French Fries, Kids and Breast Cancer
French fries have appeared in the medical research news once again. This time a large study examined the correlation between breast cancer incidence later in life and a list of 30 foods eaten during the preschool years. Interestingly, the food with the highest correlation to breast cancer was french fries.
For one additional serving of french fries per week consumed during ages 3 to 5 years, the risk of breast cancer increased by 27 percent. The other notable findings were reduced risks of breast cancer for children who consumed whole milk (compared to skim and low-fat milk), butter and liver.
The study known as the Nurses' Mothers' Study included over 238,000 female nurses. The study identified 582 nurses with invasive breast cancer and compared them with 1,569 nurses free of breast cancer. Among cases, 63% were premenopausal at diagnosis, 27% were postmenopausal and 10% were of uncertain menopausal status. Mothers of the nurses were asked to complete a mailed, self-administered questionnaire on early life events of their nurse-daughter including information on foods consumed by the daughter during preschool years. Of mothers still living and able to participate, 91% completed and returned the questionnaire.
No conclusions were drawn about the possible causative factors in these foods. Frying foods damages fats as they are exposed to extreme heat. The damaged polyunsaturated oil and cholesterol release free radicals into the body that may in turn damage tissues and cells and promote disease processes. In addition, many fried foods are cooked with hydrogenated fats that are also associated with inflammatory disease and cancer.
Another problem with fried foods is the presence of a class of carcinogens called acrylamides. These are formed when starchy carbohydrates like potatoes, corn, oats, or wheat are subjected to high temperatures (above 360 degrees) for prolonged periods, as in deep-frying. French fries, potato chips, doughnuts and even oven-baked french fries contain acrylamide. This chemical is monitored in drinking water because of its ability to cause cancer.
By contrast, children need saturated fats for calcium and other mineral absorption, for improved retention of omega-3 fats, for their anti-inflammatory effect and for adequate hormone production. It is recommended that at least 50 percent of children's dietary fat should be saturated fats.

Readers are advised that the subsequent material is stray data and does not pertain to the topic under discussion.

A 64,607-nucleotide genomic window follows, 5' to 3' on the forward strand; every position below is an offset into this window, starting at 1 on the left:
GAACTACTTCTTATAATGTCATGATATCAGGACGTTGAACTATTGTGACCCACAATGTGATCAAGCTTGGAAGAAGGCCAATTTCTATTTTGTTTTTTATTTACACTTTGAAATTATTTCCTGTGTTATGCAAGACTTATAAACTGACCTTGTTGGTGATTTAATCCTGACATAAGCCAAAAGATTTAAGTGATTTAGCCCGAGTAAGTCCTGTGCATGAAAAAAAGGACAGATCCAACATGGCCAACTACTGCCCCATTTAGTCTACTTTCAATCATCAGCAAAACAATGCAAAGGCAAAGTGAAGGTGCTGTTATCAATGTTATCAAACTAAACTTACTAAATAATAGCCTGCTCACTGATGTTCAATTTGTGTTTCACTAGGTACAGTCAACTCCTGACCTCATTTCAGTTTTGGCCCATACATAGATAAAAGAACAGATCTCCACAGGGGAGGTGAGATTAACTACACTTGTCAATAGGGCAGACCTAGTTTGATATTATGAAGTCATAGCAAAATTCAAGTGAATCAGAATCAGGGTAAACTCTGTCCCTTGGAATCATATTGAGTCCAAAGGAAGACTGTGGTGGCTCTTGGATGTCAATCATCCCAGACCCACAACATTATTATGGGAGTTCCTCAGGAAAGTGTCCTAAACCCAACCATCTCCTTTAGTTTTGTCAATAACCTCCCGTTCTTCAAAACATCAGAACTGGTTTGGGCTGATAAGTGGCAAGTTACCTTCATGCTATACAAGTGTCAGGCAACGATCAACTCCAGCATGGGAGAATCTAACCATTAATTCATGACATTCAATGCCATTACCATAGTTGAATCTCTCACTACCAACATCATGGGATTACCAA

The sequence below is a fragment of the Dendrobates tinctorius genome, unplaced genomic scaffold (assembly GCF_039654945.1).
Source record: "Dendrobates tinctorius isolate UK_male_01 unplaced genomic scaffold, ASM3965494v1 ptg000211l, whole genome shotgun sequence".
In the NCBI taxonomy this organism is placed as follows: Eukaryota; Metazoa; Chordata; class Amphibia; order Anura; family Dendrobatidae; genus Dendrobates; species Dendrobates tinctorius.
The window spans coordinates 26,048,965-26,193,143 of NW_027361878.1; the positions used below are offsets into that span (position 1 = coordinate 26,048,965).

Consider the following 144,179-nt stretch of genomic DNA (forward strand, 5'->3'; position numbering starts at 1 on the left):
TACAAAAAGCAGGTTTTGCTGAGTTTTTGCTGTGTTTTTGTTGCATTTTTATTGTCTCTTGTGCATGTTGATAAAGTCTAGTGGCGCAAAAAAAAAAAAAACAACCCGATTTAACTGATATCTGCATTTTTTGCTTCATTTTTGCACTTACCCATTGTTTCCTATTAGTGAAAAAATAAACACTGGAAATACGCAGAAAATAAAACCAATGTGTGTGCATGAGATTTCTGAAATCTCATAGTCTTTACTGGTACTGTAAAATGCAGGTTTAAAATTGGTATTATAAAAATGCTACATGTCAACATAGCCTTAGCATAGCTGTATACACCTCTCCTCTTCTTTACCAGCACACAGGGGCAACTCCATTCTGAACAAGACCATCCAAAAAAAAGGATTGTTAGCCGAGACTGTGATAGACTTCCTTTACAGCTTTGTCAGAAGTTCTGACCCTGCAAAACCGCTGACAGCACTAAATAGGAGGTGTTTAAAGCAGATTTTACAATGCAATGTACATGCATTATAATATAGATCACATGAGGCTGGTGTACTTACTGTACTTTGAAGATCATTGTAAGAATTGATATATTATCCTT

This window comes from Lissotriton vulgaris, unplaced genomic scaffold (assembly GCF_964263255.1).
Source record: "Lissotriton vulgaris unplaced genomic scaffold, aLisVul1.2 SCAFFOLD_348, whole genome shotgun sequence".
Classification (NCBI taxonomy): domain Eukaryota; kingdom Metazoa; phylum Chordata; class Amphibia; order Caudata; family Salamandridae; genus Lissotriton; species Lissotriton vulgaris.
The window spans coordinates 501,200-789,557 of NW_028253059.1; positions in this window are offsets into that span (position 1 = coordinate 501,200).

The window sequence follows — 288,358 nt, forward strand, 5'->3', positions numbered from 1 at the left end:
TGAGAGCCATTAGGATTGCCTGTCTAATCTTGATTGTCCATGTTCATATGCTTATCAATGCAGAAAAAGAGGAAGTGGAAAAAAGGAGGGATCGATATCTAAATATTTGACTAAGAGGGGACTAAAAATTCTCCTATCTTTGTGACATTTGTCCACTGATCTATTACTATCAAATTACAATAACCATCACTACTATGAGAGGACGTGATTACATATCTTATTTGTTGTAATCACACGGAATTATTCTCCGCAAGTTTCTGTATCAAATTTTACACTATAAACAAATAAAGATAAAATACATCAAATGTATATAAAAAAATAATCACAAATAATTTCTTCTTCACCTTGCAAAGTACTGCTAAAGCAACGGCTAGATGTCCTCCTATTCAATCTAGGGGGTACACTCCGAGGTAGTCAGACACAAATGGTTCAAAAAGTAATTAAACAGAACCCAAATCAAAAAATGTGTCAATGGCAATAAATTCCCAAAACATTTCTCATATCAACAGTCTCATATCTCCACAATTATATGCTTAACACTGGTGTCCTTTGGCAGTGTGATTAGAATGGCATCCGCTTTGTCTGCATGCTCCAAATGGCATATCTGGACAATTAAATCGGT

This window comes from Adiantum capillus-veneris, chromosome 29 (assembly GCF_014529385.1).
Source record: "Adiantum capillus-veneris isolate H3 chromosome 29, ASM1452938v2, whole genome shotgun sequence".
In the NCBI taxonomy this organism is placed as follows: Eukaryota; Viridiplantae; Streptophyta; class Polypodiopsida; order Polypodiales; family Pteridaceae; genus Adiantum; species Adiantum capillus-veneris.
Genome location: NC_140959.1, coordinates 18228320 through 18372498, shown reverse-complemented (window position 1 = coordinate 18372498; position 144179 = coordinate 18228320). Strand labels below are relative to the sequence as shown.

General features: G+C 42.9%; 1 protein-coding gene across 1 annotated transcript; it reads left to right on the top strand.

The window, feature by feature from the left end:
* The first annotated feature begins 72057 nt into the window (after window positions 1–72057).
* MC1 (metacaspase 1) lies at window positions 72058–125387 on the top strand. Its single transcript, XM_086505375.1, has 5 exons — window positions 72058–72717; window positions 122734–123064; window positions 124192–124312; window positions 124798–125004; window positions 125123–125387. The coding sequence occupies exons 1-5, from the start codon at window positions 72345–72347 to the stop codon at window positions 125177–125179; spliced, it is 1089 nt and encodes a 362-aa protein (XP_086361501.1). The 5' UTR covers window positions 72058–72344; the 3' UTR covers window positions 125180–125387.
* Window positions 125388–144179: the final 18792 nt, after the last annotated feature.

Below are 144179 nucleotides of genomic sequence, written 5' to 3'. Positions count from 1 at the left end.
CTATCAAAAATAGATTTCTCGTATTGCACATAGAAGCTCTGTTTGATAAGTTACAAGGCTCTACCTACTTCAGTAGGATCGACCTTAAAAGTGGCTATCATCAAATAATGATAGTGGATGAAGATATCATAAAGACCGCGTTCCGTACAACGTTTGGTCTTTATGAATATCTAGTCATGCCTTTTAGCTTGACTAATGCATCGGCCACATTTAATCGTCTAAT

It is interesting that this study found a decreased risk of breast cancer for girls who drank whole milk (compared to lower fat milk) and who ate butter. It is important to note that consuming dairy products can cause health problems for many children. But for those children who do drink milk and eat other dairy products (yogurt and cheese), it is preferable for them to use whole milk products, as outlined my book Child Health Guide: Holistic Pediatrics for Parents (North Atlantic Books, 2005) and Sally Fallon's book Nourishing Traditions (New Trends Publishing 2001). The best and most digestible dairy products are those that are minimally processed. Raw milk is best. Both pasteurizing and homogenizing milk cause unique problems. For a more complete discussion, see the article “Milk: Should Your Child Drink It?” at www.hpakidsorg.
French fries face the heat
California Attorney General Bill Lockyer has filed a lawsuit against fast food chains and potato chip manufacturers for providing french fries and potato chips to consumers without adequate health warnings. The suit claims that acrylamide is a known carcinogen, and California's laws specifically require foods to contain warnings of dangerous ingredients. The companies named in the suit include McDonald's, Burger King, KFC, Wendy's, Frito-Lay, Kettle chips and others.
California’s Office of Environmental Health Hazard Assessment estimates consumers who eat french fries receive as much as 125 times the amount of acrylamide that requires a warning under current regulations, according to Lockyer. Potato chips deliver 75 times the warning level, he said. Environmental groups have filed three other lawsuits asking for warning labels on products like french fries that contain acrylamide, a chemical used to treat sewage.
In August 2005, McDonald's settled another California lawsuit for $8.5 million that alleged the fast food giant failed to inform the public about delays in its efforts to come up with a healthier cooking oil. McDonald's is still under fire in several other lawsuits that accuse the chain of causing obesity and other health problems.
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